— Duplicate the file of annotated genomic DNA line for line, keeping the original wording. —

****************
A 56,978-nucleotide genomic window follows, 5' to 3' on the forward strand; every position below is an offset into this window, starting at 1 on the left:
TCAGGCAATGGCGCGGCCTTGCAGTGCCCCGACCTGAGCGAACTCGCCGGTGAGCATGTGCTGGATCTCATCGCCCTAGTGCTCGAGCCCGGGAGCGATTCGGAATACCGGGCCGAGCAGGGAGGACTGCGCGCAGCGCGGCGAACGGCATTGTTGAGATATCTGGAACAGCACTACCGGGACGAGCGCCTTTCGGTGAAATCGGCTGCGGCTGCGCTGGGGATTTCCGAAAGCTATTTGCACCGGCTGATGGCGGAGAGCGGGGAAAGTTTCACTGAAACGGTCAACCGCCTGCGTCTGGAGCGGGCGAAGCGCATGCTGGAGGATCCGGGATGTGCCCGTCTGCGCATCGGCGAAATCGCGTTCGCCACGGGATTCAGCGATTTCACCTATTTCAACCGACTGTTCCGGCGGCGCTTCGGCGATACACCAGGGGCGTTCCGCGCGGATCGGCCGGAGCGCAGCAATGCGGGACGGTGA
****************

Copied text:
A 56,978-nucleotide genomic window follows, 5' to 3' on the forward strand; every position below is an offset into this window, starting at 1 on the left:
TCAGGCAATGGCGCGGCCTTGCAGTGCCCCGACCTGAGCGAACTCGCCGGTGAGCATGTGCTGGATCTCATCGCCCTAGTGCTCGAGCCCGGGAGCGATTCGGAATACCGGGCCGAGCAGGGAGGACTGCGCGCAGCGCGGCGAACGGCATTGTTGAGATATCTGGAACAGCACTACCGGGACGAGCGCCTTTCGGTGAAATCGGCTGCGGCTGCGCTGGGGATTTCCGAAAGCTATTTGCACCGGCTGATGGCGGAGAGCGGGGAAAGTTTCACTGAAACGGTCAACCGCCTGCGTCTGGAGCGGGCGAAGCGCATGCTGGAGGATCCGGGATGTGCCCGTCTGCGCATCGGCGAAATCGCGTTCGCCACGGGATTCAGCGATTTCACCTATTTCAACCGACTGTTCCGGCGGCGCTTCGGCGATACACCAGGGGCGTTCCGCGCGGATCGGCCGGAGCGCAGCAATGCGGGACGGTGA